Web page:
58 Messung & Analyse von Kundenzufriedenheit 58 Chi-square Statistic  Test of H 0 :  = (  ) against non-specified alternative  Test-statistic X 2 =(N-1)F(S;( ))  If model is just identified (c=p): X 2 =0 [c=K(K+1)/2, p: number of parameters in  ]  Under usual regularity conditions (normal distribution, ML-estimation), X 2 is asymptotically  2 (c-p)-distributed  Non-significant X 2 indicate: the over-identified model does not differ from a just-identified version  Problem: X 2 increases with increasing N  Some prefer X 2 /(c-p) to X 2 (has reduced sensitivity to sample size); rule of thumb: X 2 /(c-p) < 3 is acceptable

59 Messung & Analyse von Kundenzufriedenheit 59 Goodness of Fit Indices Goodness of Fit Index (Jöreskog & Sörbom): Portion of observed covariances explained by the model-implied covariances “How much better fits the model as compared to no model at all” Ranges from 0 (poor fit) to 1 (perfect fit) Rule of thumb: GFI > 0.9 AGFI penalizes model complexity:

60 Messung & Analyse von Kundenzufriedenheit 60 Other Fit Indices  Normed Fit Index, NFI (Bentler & Bonett) Similar to GFI, but compares with a baseline model, typically the independence model (indicators are uncorrelated) Ranges from 0 (poor fit) to 1 (perfect fit) Rule of thumb: NFI > 0.9  Comparative Fit Index, CFI (Bentler) Less depending of sample size than NFI  Non-Normed Fit Index, NNFI (Bentler & Bonett) Also known as Tucker-Lewis Index Adjusted for model complexity  Root mean squared error of approximation, RMSEA (Steiger):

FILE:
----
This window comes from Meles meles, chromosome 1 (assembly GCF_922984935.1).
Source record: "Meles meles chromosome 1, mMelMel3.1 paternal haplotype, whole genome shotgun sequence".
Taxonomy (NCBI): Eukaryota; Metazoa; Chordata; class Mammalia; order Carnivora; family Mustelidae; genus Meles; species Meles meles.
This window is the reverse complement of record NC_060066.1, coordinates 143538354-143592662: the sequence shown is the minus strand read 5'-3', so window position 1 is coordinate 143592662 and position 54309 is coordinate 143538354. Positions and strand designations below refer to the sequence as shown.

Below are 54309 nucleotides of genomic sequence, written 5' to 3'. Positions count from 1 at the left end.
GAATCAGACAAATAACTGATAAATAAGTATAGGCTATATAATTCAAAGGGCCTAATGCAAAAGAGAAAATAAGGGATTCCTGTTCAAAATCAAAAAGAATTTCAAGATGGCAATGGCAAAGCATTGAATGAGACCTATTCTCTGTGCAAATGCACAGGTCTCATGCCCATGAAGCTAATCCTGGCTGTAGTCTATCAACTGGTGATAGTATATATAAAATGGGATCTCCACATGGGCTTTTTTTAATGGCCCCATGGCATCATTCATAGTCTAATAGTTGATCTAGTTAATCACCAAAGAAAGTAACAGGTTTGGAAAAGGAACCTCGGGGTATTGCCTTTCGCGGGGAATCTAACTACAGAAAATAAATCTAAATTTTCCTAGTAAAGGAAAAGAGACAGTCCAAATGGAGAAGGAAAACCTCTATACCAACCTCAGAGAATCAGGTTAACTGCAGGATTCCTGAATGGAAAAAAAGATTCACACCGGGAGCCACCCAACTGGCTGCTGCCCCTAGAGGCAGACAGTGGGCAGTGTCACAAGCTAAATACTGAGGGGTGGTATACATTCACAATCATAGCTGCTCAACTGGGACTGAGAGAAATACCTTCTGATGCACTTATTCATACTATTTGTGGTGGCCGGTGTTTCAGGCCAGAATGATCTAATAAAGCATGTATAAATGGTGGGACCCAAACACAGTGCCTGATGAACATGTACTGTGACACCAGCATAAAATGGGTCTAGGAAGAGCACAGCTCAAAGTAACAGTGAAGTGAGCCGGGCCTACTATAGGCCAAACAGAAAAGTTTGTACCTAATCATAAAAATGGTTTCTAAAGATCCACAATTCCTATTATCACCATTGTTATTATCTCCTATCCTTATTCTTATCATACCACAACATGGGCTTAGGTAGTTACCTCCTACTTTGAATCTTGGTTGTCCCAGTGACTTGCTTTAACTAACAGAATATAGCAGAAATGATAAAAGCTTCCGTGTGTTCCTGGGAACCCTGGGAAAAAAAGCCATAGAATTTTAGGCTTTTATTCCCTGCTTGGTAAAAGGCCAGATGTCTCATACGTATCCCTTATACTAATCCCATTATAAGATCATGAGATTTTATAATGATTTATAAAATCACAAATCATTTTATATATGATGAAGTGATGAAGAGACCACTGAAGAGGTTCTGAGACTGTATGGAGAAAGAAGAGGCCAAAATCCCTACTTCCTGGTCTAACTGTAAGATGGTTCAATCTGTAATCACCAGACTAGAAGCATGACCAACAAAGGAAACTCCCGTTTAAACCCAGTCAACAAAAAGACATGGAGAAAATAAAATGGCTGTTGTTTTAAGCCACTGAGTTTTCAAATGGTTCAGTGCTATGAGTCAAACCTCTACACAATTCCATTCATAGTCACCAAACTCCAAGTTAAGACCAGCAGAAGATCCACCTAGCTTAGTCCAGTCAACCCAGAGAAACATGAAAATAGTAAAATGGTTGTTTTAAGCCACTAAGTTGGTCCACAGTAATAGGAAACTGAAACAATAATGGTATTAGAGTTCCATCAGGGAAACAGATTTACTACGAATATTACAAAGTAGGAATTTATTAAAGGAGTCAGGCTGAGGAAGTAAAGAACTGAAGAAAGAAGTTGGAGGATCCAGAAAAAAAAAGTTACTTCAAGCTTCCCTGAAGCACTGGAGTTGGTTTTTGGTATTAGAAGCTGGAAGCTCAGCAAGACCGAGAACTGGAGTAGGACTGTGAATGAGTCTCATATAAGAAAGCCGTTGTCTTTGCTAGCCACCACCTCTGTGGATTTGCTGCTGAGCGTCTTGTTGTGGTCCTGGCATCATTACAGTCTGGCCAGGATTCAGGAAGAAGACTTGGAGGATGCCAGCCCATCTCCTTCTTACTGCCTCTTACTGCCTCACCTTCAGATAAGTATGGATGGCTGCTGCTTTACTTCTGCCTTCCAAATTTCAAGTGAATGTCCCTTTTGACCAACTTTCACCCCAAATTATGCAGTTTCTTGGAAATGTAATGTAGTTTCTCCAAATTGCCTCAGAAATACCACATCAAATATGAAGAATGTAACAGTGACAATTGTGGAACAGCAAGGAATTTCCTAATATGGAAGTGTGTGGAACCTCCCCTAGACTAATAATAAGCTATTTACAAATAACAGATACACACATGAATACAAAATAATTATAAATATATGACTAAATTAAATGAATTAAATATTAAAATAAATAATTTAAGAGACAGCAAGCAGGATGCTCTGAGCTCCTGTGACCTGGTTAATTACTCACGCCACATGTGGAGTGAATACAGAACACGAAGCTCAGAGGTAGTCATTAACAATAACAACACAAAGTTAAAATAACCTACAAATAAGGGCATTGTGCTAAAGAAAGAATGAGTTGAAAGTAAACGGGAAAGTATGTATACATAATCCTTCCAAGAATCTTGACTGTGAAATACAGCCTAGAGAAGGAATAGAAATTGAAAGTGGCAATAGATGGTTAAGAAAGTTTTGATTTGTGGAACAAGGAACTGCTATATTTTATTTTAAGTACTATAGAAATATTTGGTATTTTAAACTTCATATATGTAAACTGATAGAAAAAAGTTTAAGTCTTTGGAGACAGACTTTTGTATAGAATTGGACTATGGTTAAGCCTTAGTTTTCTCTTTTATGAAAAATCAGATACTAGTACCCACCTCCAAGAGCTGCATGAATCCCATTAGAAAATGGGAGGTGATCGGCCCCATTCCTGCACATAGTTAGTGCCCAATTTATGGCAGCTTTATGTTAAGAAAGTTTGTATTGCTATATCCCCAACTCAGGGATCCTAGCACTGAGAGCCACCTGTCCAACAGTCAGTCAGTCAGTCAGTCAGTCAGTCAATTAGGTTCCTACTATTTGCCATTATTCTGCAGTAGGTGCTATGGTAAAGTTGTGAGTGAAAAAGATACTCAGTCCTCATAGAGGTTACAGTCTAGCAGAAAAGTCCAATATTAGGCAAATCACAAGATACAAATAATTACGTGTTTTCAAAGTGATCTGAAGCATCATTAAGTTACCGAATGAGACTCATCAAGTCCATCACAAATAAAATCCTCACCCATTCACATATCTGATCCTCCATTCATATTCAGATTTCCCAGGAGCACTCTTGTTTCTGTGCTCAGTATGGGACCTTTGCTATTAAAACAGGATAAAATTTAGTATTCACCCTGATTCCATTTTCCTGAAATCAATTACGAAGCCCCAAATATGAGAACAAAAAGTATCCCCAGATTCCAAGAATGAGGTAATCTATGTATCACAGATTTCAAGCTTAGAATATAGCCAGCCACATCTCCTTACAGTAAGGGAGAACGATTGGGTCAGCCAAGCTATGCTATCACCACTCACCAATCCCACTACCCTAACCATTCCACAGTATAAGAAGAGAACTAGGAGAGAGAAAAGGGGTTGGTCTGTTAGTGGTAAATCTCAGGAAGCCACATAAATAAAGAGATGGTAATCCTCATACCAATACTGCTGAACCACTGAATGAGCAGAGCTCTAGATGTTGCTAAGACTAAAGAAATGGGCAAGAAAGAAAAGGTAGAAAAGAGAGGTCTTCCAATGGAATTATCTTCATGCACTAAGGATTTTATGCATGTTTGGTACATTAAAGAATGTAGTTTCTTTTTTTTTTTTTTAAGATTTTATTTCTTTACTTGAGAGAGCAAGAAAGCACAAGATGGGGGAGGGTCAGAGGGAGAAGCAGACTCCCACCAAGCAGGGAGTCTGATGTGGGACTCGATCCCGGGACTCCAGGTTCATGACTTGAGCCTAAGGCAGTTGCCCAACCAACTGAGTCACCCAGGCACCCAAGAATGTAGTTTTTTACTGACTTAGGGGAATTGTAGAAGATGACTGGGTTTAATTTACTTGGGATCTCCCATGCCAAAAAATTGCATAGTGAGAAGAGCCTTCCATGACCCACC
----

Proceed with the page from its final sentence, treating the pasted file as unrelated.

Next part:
61 Messung & Analyse von Kundenzufriedenheit 61 Assessment of PLS Results  Not a single but many optimization steps; not a global measure but many measures of various aspects of results  Indices for assessing the predictive relevance Portions of explained variance (R 2 ) Communality, redundancy, etc. Stone-Geisser’s Q 2  Reliability indices NFI, assuming normality of indicators Allows comparisons with covariance-fitting results